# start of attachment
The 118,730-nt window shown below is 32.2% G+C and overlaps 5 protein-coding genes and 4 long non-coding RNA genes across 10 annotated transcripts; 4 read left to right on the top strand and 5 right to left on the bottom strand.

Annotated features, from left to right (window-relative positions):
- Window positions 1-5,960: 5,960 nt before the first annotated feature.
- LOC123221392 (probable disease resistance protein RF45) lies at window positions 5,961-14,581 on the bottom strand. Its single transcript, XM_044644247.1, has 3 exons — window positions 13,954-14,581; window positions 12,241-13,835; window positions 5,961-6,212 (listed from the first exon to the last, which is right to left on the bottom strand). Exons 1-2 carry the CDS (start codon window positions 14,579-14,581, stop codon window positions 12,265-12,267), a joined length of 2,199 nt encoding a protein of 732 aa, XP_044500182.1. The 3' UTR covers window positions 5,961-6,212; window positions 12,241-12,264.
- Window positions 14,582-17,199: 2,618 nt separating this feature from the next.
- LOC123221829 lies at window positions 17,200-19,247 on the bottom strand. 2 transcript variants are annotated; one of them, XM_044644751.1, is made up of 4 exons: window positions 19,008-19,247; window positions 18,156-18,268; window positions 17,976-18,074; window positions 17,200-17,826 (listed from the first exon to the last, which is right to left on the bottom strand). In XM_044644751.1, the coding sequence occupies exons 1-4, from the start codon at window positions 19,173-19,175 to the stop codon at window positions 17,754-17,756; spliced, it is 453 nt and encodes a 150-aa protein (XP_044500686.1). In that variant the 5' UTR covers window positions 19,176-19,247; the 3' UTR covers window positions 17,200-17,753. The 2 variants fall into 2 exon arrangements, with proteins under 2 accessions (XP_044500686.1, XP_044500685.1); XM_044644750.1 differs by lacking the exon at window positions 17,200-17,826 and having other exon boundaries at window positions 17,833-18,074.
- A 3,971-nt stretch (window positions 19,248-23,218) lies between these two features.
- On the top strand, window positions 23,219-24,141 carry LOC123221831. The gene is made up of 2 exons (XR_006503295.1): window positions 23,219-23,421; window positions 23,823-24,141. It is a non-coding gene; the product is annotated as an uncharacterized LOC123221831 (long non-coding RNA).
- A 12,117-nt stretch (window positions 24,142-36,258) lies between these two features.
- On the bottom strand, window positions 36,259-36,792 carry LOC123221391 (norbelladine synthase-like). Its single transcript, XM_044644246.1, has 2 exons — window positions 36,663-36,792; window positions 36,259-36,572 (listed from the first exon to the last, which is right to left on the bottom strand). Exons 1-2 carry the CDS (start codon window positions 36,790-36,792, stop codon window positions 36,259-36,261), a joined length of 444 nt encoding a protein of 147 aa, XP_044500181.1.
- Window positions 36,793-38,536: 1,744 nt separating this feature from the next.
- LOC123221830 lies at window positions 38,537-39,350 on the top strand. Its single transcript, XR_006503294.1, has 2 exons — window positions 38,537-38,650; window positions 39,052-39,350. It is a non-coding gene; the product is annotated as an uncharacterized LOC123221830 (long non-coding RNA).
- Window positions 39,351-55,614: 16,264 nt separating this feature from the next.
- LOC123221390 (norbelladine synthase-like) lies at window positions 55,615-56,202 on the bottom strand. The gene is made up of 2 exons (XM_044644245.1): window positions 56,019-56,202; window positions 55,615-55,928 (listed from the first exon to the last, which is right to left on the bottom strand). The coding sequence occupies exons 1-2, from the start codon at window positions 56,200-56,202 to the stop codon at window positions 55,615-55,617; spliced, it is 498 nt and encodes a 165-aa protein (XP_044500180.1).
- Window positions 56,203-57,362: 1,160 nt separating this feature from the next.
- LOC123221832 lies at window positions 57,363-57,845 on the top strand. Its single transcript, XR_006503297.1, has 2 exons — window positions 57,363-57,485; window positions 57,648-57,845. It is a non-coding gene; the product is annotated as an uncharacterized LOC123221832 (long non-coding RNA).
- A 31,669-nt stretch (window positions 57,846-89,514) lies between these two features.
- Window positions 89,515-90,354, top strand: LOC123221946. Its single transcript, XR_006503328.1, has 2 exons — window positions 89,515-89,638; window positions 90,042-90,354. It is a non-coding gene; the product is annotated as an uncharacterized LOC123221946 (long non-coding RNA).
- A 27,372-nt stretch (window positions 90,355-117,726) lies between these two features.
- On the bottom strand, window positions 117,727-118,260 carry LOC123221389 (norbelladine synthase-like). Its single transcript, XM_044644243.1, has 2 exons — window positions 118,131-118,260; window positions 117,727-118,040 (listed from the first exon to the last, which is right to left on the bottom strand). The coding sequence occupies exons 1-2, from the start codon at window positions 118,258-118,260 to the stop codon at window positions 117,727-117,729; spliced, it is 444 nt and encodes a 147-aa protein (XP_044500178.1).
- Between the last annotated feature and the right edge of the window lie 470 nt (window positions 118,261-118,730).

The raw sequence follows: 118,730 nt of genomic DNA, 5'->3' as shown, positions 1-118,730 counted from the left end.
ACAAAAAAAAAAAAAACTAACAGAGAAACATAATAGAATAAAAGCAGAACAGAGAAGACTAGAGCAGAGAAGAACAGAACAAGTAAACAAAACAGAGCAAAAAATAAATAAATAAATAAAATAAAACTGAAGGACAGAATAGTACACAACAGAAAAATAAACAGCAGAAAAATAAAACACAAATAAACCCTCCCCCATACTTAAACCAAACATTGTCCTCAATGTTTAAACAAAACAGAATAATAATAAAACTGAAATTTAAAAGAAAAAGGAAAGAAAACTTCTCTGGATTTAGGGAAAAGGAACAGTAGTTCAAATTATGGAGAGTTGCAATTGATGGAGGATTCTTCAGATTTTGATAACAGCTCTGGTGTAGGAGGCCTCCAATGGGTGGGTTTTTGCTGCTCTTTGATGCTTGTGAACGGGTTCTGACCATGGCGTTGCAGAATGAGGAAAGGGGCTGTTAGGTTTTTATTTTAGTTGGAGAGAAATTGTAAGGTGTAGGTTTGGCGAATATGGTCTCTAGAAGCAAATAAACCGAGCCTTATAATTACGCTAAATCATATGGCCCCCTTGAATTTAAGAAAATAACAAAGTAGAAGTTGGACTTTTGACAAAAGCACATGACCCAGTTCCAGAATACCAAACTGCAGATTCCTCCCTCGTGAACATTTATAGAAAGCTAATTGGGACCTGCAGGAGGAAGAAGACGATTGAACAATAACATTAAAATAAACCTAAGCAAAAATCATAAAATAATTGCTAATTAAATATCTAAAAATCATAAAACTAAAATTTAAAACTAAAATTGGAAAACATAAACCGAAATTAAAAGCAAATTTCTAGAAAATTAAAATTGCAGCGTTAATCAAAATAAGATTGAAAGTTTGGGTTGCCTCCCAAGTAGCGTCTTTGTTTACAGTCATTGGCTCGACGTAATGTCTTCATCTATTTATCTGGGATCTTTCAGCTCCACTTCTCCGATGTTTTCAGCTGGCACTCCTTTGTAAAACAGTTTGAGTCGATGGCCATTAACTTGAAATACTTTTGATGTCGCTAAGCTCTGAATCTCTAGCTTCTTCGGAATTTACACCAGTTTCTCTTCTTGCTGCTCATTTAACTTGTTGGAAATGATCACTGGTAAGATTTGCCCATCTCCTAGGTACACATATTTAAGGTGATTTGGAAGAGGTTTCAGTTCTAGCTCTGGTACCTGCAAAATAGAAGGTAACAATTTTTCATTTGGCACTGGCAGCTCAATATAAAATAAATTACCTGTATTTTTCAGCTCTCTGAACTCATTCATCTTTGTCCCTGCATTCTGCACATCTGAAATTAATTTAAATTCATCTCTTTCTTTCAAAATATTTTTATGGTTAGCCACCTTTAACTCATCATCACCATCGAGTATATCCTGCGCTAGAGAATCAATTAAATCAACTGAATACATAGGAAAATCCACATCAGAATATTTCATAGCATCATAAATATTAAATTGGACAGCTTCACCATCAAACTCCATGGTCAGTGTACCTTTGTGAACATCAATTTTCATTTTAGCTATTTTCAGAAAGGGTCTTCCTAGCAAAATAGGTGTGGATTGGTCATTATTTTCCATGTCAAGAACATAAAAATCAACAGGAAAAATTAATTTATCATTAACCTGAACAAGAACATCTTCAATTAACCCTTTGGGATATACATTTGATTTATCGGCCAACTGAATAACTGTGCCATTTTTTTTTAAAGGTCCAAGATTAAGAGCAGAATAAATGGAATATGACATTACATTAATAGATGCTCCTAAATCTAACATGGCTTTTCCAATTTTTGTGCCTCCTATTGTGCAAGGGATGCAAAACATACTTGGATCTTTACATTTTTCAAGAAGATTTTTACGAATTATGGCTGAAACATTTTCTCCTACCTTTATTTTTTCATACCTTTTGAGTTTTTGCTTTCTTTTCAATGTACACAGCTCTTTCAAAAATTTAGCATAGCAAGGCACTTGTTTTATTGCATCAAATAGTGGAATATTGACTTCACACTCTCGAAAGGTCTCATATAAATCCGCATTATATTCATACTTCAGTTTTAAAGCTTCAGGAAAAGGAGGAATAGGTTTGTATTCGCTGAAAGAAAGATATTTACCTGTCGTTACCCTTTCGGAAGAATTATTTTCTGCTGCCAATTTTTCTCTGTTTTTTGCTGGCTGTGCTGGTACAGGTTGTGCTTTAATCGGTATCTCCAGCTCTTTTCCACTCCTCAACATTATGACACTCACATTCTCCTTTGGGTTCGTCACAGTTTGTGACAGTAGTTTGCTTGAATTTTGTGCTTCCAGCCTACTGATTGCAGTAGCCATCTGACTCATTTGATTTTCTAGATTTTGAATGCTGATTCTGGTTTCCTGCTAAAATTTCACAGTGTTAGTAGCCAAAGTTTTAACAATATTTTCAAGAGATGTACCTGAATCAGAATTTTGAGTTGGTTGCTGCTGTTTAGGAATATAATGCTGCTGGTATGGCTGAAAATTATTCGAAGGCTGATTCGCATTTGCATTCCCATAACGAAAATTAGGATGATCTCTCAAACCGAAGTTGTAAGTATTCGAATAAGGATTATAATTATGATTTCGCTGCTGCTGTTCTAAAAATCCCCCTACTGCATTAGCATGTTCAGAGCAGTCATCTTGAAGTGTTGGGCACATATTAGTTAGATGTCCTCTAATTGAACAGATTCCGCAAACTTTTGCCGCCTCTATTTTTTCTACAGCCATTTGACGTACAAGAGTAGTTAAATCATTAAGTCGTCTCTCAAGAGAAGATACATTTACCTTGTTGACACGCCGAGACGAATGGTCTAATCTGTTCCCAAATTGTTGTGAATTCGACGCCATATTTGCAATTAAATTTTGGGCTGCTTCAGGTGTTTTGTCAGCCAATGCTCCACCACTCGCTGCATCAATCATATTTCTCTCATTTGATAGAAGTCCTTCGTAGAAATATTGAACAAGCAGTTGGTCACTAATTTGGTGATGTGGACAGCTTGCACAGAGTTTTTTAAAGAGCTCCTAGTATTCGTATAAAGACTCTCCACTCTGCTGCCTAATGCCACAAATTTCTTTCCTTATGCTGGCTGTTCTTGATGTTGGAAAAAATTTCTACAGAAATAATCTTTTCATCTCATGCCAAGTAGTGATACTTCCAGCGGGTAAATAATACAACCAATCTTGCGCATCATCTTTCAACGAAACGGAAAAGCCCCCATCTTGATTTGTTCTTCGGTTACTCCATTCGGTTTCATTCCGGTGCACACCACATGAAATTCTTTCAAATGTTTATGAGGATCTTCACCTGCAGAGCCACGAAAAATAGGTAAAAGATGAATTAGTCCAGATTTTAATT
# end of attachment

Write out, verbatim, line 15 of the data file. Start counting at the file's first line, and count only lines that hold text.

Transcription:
- Window positions 56,203-57,362: 1,160 nt separating this feature from the next.